By David Glessner, Special to the Statesman
For a band that shot to stardom peddling its appetite for destruction, Guns N’ Roses arrived Friday at San Antonio’s Alamodome in seemingly good health and ready to go the distance.
Playing for just over three hours (!), reunited classic band members – singer Axl Rose, top-hatted guitarist Slash and bassist Duff McKagan – were supported by a capable cast of backing musicians including Izzy Stradlin/Ronnie Wood lookalike guitarist Richard Fortus, drummer Frank Ferrer, keyboardist Dizzy Reed and keyboardist Melissa Reese. Billed as the “Not in This Lifetime” tour – a name born of the animosity that kept Slash and Axl at odds for more than two decades – this was as close as fans could get to a classic reunion.
While the glossy, big-budget production was the stuff of arena-rock excess, GN’R’s core catalog of songs remains as venomous as ever. Let’s face it: No amount of professional polish is going to detox such gutter-rock classics as “Welcome to the Jungle,” “Mr. Brownstone,” “Night Train,” “It’s So Easy,” “My Michelle” and “Rocket Queen.”
On the flip side, GN’R also has a knack for lush orchestration and finesse. The piano ballad “November Rain” was – to use an overused, but wholly appropriate word – epic. Conversely, the acoustic “Patience” was beautifully bare bones. “Don’t Cry” also showed GN’R’s softer side, and a dueling guitar version of Pink Floyd’s “Wish You Were Here” added goosebumps to goosebumps (as did teases of Derek and the Dominos’ “Layla” outro, Alice Cooper’s “Only Women Bleed” and Led Zeppelin’s “Rain Song”).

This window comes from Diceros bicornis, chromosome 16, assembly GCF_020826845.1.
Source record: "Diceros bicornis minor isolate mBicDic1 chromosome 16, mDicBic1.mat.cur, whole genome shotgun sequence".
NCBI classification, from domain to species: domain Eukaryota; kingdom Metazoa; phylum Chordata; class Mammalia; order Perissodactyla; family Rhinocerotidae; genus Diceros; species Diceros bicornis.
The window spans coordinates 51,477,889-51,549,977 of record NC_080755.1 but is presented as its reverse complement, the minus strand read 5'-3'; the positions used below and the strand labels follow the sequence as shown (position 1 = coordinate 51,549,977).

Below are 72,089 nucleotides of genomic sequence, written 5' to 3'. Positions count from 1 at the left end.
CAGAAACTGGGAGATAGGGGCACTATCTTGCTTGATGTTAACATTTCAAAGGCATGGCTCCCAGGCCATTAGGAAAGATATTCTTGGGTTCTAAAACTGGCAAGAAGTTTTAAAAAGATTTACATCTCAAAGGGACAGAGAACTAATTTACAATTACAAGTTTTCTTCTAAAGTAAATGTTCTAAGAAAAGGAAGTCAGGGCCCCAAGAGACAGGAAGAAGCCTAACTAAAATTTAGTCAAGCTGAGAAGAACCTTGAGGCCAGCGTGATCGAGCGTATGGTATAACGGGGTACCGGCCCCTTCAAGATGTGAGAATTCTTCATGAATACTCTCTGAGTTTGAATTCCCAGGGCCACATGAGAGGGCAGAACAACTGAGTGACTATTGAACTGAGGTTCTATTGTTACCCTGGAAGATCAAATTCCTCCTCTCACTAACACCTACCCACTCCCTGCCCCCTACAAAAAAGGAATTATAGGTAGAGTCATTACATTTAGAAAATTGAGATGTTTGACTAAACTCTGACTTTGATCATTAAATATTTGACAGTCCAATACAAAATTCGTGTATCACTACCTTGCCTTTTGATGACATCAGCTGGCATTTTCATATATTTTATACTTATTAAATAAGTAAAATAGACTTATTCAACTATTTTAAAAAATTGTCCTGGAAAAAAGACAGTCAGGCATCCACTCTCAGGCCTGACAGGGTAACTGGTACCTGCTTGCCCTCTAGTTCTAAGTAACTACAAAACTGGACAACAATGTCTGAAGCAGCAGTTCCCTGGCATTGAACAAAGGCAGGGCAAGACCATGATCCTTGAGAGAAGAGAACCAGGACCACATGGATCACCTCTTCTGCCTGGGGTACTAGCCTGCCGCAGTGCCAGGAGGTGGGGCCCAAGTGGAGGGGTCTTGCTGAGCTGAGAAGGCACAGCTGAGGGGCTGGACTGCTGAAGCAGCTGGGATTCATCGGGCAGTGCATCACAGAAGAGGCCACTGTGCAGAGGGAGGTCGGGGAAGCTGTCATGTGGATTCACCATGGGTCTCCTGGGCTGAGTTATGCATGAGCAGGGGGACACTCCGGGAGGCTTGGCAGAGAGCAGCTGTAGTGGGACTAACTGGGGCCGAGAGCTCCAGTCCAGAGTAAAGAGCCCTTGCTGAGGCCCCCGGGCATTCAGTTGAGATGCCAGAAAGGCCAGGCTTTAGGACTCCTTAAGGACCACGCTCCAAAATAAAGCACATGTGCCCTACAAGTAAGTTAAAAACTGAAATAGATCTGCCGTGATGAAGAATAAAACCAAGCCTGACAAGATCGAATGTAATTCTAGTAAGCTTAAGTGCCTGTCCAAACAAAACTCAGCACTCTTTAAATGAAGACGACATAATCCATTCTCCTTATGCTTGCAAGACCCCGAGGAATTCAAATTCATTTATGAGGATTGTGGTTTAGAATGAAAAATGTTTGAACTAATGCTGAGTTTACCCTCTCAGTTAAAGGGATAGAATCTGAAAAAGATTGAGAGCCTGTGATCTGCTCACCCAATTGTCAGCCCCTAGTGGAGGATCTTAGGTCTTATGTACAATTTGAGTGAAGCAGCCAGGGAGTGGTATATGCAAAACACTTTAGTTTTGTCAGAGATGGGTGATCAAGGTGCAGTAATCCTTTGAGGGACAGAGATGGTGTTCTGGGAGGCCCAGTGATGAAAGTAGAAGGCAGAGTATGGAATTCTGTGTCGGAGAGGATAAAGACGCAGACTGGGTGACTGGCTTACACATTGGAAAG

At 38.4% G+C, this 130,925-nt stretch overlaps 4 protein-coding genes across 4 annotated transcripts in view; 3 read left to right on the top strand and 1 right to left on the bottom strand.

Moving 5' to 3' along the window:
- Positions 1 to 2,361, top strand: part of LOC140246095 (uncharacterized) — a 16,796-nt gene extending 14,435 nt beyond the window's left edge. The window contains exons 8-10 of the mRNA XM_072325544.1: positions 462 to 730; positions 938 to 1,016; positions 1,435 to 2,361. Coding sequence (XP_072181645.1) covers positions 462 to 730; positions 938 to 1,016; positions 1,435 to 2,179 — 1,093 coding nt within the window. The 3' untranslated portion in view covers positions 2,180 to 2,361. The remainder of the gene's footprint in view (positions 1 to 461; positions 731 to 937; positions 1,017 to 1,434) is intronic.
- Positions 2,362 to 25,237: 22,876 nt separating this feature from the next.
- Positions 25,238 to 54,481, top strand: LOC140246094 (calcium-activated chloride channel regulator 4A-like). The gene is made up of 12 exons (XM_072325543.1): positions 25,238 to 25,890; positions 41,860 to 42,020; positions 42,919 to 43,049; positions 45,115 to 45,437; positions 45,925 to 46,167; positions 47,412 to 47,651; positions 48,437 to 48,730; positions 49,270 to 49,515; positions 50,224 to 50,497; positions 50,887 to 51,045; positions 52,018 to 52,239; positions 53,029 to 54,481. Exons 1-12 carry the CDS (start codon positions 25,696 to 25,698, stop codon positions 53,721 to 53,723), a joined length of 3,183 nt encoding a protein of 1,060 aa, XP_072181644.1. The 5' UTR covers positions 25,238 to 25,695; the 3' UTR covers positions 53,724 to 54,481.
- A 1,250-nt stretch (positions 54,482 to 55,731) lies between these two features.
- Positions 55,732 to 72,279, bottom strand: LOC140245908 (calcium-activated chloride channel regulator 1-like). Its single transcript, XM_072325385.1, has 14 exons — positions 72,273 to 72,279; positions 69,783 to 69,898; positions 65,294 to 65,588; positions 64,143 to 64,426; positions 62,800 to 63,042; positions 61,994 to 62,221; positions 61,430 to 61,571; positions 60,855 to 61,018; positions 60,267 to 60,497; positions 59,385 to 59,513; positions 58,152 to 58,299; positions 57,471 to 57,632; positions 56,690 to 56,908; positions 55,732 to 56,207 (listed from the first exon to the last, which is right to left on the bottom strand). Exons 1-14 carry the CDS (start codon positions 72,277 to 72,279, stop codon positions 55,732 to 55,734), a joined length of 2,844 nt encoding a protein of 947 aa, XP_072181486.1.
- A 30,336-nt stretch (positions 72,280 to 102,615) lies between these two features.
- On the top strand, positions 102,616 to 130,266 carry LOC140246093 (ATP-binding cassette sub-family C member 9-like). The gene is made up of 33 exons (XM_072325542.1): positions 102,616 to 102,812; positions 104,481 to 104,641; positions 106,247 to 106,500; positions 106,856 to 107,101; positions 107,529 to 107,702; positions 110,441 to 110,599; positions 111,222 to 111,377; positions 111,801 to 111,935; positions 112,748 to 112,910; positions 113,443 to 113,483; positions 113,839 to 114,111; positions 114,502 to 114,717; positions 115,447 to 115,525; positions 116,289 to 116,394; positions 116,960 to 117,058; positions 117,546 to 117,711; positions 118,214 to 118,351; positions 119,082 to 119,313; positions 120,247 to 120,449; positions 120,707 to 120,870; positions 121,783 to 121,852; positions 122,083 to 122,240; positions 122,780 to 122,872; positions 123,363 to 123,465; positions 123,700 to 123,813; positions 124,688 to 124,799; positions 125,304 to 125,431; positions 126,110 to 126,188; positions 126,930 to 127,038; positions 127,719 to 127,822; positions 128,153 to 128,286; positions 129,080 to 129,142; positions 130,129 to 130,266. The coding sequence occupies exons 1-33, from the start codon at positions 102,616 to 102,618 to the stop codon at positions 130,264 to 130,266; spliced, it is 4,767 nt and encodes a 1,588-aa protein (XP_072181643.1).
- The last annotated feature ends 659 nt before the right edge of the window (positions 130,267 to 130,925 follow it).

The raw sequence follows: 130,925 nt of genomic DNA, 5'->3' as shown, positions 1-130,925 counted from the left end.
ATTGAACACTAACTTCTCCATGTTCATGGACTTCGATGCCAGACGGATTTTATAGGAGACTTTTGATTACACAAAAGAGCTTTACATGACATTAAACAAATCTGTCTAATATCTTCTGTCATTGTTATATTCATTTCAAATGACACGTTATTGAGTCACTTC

Speaking of cover tunes, McKagan took an early turn on lead vocals when he segued Johnny Thunders’ “You Can’t Put Your Arms Around a Memory” into the Misfits’ “Attitude.” He also paid tribute to fallen friend and fellow Seattleite Chris Cornell with a Rose/McKagan duet on Soundgarden’s “Black Hole Sun.” An oddball choice of the Jimmy Webb/Glen Campbell song, “Wichita Lineman,” also was offered in tribute to another recently fallen icon, and Bob Dylan’s “Knockin’ on Heaven’s Door” was met with a crowd-strong singalong.
Individually, the guys who sold the tickets were on the money. Rose was charismatic as ever and in fine vocal form as he covered the stage, stopping to smile and wave at fans in the front rows. Slash somehow got through the gig without a cigarette and proved once again – especially on the massive overhead video screens – that he is one of the greatest rock guitarists of the past few decades. McKagan, as always, was the picture of rock-star cool.
“You Could Be Mine,” “Coma,” “Used to Love Her,” “Civil War,” “Sweet Child O’ Mine” and AC/DC’s “Whole Lotta Rosie” helped complete the set (the latter reminding that Rose recently fronted Angus Young’s band) before confetti cannons brought “Paradise City” to a rousing finale.
It could be argued there were too many cover tunes, but in the end, GN’R earned an A for musicianship, presentation and crowd-pleasing stamina.
On any other night, opening act ZZ Top is a headliner in its own right. To their credit, the legendary Texas boogie rockers graciously played second fiddle to GN’R by offering a lively set of classic tunes and flashy showmanship – and giving fans the added bang of a solid double bill. A tip of the hat to the Top!
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